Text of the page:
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"Darwin made it possible to be an intellectually-fulfilled atheist." Richard Dawkins, Neo-Darwinian spokesman  

"After having chided the theologian for his reliance on myth and miracle, science found itself in the unenviable position of having to create a mythology of its own: namely, the assumption that what, after long effort could not be proved to take place today, had, in truth, taken place in the primeval past." Loren Eiseley, Ph.D. Anthropology, The Immense Journey, Random House, NY, 1957, p. 199

"Scientists who go about teaching that evolution is a fact of life are great con-men, and the story they are telling may be the greatest hoax ever. In explaining evolution we do not have one iota of fact." Dr. T. N. Tahmisian, Physiologist, Atomic Energy Commission. As quoted in: Evolution and the Emperor's New Clothes, 3D Enterprises Limited, 1983, title page

"Evolution is a fairy tale for grownups." Dr. Louis Bounoure, Director of the Zoological Museum and Director of Research at the National Center of Scientific Research in France, J. Rostand, "LaMonde et la Vie," October 1963, p. 31 from V. Long, "Evolution: A Fairy Tale for Adults," Homiletic and Pastoral Review, Vol 78 (1978), no. 7, pp. 27-32 

"One of the reasons I started taking this anti-evolutionary view, was ... it struck me that I had been working on this stuff for twenty years and there was not one thing I knew about it. That's quite a shock to learn that one can be so misled so long. for the last few weeks I've tried putting a simple question to various people and groups of people. Question is: Can you tell me anything you know about evolution, any one thing that is true? I tried that question on the geology staff at the Field Museum of Natural History and the only answer I got was silence. I tried it on the members of the Evolutionary Morphology Seminar in the University of Chicago, a very prestigious body of evolutionists, and all I got there was silence for a long time and eventually one person said, 'I do know one thing -- it ought not to be taught in high school'."  Dr. Colin Patterson, Senior Paleontologist,  British Museum of Natural History, London Keynote address at the American Museum of Natural History, New York City, 5 November, 1981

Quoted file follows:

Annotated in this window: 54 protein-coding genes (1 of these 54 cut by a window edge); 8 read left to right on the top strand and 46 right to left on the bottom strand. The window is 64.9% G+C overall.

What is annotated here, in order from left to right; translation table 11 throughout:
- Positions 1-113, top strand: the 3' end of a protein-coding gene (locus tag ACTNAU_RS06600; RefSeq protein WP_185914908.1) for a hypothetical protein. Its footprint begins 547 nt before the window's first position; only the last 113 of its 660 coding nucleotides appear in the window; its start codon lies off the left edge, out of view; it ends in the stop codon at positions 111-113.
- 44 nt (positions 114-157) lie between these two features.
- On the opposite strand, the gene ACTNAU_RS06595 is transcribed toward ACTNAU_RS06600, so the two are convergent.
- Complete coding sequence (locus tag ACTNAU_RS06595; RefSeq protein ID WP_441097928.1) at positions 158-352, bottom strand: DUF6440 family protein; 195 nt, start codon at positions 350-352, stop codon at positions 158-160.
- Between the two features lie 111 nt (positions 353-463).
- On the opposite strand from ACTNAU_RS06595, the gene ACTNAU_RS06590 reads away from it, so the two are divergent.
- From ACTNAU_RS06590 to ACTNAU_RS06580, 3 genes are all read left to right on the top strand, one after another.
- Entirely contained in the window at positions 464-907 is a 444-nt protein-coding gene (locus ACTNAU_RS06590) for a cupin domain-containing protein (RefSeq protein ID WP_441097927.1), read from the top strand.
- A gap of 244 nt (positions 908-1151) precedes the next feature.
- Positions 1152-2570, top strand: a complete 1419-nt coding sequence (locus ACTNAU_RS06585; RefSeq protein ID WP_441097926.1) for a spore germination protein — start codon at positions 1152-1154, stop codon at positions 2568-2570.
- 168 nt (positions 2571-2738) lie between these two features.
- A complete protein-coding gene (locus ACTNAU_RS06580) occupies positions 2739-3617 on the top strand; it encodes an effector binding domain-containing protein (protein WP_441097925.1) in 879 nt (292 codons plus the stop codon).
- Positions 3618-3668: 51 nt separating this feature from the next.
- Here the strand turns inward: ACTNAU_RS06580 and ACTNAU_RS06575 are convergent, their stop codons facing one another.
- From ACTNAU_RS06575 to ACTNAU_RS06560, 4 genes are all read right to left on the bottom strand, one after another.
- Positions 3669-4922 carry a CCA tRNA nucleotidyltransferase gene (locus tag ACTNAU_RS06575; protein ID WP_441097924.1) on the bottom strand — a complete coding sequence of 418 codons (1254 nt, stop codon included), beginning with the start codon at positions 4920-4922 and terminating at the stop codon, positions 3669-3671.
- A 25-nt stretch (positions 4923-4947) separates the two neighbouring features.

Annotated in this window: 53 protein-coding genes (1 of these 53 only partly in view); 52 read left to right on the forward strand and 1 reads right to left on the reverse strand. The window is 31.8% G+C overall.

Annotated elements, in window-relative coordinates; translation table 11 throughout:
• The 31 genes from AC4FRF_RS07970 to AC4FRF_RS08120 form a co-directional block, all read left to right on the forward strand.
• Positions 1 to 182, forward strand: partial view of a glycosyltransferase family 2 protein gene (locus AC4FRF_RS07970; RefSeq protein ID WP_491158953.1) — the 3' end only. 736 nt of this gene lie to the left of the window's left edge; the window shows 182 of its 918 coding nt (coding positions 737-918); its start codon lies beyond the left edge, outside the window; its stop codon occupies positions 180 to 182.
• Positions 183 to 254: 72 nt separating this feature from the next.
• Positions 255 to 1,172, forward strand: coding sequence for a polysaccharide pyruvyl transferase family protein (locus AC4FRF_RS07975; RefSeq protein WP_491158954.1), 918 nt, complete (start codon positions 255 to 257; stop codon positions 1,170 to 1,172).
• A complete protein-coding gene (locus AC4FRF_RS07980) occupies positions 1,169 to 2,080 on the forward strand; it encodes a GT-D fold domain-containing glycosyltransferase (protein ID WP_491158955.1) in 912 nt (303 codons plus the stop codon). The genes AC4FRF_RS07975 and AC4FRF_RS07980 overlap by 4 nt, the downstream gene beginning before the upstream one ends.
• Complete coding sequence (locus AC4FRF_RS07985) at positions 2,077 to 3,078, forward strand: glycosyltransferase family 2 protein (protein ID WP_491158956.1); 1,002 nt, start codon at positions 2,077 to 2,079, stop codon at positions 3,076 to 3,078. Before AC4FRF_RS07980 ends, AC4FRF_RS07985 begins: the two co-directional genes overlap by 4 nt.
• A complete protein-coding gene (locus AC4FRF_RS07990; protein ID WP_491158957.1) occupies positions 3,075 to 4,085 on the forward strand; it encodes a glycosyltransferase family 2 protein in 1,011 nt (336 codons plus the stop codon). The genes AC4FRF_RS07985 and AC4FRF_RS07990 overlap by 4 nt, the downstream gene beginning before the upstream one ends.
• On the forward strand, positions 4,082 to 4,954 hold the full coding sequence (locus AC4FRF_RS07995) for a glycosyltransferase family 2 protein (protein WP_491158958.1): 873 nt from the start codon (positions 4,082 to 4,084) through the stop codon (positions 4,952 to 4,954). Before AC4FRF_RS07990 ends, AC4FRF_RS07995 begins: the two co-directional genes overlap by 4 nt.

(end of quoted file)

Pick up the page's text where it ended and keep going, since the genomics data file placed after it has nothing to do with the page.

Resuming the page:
"I shall argue, however, that discrediting 'human dignity' is one of the most important implications of Darwinism, and that it has consequences that people have barely begun to appreciate." James Rachels, Created from Animals: the Moral Implications of Darwinism, 79-80.

"I know that, at least in paleoanthropology, data are still so sparse that theory heavily influences interpretations. Theories have, in the past, clearly reflected our current ideologies instead of actual data." Dr David Pilbeam (Physical Anthropologist, Yale University, USA), 'Rearranging our family tree'. Human Nature, June 1978, p. 45.

"It is easy enough to make up stories of how one form gave rise to another, and to find reasons why the stages should be favored by natural selection. But such stories are not part of science, for there is no way of putting them to the test." Personal letter (written 10 April 1979) from Dr Collin Patterson, Senior Paleontologist at the British Museum of Natural History in London, to Luther D. Sunderland; as quoted in Darwin's Enigma by Luther D. Sunderland, Master Books, San Diego, USA, 1984, p. 89.